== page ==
Trust me---if it takes a mental association with Mr. Goldman to occupy a space in my sports fan's heart, that in itself is no slight whatsoever. But Koppett is admirable independent of such a personal association, and his posthumously-published memoir, The Rise and Fall of the Press Box, serves as a fitting capstone to a truly singular career. His manuscript complete just days before his fatal heart, the "professor of the press box" ended his career in a manner that defined it, as NBA commissioner David Stern remarks in the Foreward, "[k]nowledgeable, astute and innovative in his thinking, . . . challeng[ing] his readers---and his colleagues, for that matter---to look at sports more deeply."

Tony Kornheiser affectionately calls Bob Ryan "the quintessential American sportswriter." There is probably merit to the characterization. Ryan is an East Coast guy, fast-talking, prolific, generally hale and hearty, occasionally caustic, sometimes curious, unattractive, and noted for expressing rather provocative opinions that may---note, may---evince an overabundance of alcohol consumption. I don't dislike Ryan; in fact, I find his work invigorating and often intelligent, and his review of Bill James' New Historical Baseball Abstract (briefly excerpted here) captured precisely why baseball is amenable to thoughtful and creative reflection. But if Bob Ryan is the quintessential American sportswriter, and Leonard Koppett wasn't, then this might only be because Koppett was born in Moscow.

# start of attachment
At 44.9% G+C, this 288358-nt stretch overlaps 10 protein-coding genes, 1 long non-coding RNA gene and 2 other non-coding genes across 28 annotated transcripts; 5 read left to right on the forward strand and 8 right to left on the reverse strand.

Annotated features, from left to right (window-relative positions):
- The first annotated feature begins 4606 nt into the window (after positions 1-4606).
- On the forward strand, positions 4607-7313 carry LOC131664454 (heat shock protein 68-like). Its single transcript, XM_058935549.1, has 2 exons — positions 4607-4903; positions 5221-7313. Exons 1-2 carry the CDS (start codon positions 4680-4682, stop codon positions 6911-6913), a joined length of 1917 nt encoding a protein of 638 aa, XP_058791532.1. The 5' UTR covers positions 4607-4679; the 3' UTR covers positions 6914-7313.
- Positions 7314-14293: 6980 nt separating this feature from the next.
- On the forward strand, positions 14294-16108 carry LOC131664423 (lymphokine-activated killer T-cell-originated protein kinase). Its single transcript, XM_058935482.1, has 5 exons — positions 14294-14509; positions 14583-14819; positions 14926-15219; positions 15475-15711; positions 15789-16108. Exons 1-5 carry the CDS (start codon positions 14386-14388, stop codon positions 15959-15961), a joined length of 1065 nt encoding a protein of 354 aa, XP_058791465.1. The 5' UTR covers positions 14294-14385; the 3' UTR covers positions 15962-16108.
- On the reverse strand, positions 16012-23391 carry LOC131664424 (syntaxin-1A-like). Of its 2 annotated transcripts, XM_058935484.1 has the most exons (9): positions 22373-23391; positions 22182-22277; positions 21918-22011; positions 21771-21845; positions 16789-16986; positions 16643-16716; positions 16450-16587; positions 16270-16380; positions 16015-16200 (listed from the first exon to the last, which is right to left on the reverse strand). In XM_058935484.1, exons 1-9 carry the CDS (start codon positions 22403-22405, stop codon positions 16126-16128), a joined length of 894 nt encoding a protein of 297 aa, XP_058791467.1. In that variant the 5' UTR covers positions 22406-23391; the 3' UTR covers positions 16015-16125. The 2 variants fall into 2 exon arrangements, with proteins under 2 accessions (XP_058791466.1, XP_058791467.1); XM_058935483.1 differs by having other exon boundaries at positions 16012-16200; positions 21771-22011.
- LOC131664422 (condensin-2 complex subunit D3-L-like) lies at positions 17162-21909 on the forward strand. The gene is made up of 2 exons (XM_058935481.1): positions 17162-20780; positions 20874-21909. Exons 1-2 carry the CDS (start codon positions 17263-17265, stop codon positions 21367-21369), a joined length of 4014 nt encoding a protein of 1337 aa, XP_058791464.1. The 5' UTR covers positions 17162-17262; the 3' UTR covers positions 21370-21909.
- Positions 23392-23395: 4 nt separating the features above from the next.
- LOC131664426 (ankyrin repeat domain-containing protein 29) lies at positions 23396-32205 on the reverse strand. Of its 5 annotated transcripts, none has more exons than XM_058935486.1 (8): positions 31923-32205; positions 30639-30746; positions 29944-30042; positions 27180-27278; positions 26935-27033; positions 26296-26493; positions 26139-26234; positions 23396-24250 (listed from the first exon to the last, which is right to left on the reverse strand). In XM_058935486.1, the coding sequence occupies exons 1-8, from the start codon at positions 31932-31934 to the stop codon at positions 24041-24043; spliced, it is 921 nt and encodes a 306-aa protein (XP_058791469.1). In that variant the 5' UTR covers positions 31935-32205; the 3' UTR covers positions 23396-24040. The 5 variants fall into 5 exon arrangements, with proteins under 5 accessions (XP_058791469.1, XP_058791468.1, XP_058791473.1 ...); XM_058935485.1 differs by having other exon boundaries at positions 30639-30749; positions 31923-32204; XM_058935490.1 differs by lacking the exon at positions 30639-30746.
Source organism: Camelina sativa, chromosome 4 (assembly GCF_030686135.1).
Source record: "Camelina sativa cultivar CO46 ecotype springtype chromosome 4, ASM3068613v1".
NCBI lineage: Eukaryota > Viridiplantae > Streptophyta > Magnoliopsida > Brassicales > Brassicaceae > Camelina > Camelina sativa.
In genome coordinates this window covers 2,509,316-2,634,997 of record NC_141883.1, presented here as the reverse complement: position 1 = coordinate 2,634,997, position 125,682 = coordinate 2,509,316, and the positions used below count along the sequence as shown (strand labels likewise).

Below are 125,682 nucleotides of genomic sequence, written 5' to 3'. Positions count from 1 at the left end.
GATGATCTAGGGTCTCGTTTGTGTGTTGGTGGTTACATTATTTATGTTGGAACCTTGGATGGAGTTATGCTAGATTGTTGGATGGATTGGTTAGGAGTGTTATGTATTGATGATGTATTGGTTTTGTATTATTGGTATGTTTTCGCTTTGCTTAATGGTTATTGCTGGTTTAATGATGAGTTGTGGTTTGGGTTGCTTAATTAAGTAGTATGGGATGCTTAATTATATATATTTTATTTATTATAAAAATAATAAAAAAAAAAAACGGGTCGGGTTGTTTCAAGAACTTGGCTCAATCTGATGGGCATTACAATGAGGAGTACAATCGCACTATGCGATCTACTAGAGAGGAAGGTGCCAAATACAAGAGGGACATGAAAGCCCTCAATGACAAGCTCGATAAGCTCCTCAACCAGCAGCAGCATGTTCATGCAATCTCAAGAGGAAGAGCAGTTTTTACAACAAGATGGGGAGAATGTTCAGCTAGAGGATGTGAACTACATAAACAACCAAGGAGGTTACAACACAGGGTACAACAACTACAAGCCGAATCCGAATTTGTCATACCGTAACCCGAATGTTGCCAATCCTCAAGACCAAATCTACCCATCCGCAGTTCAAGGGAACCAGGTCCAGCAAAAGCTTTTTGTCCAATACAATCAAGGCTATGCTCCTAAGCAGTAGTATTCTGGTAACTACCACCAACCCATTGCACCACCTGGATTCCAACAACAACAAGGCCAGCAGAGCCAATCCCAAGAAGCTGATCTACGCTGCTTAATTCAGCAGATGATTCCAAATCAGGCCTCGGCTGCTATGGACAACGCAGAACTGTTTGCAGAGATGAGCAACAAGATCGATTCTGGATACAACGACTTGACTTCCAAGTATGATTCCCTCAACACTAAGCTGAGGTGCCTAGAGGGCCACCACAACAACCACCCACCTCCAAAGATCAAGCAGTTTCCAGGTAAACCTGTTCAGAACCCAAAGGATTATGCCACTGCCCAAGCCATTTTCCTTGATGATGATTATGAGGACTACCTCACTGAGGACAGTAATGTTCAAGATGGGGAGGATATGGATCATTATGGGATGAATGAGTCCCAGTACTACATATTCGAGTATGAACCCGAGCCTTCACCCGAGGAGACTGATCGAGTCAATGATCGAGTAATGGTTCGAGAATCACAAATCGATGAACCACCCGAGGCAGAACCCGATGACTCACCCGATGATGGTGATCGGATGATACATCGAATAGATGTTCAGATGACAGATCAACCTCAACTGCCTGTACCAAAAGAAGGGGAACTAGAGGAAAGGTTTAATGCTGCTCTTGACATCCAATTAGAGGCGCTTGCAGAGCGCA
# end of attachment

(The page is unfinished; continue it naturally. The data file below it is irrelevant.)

Re-reading The Rise and Fall of the Press Box (I read and wrote much of this review in June 2005), I am struck by how Koppett's recollections on his life and times track the American sports experience in the Twentieth Century---how Koppett's story starts in the coruscating center of the sports world, New York (Koppett noted his memoir was "too narrowly focused on New York and insufficiently informative about other equally important people and places"), and then follows its expansion west-ward (in 1975, Koppett became the New York Times' first West Coast sports correspondent) and stats-ward (Koppett's weekly Sporting News column, from 1969-84, provided "an outlet for [his] reliance on statistics"). In the process, Koppett seemed to evolve into something of a Renaissance man among the sportswriting contingent, a figure who absorbed yet transcended the provincialism of the old and the turbulence of the new.

Aside from the focus on statistics (to which we will return in a moment), Koppett might be most remembered for the rather unique position (among his peers) he adopted during baseball's labor wars of the late 1960s, 1970s, and thereafter. As explored in an interview with Bronx Banter's Alex Belth, historian Chuck Corr, author of The End of Baseball as We Knew It (another book well-worth a review), posited Koppett developed his relatively pro-union position in large part because he possessed an open mind: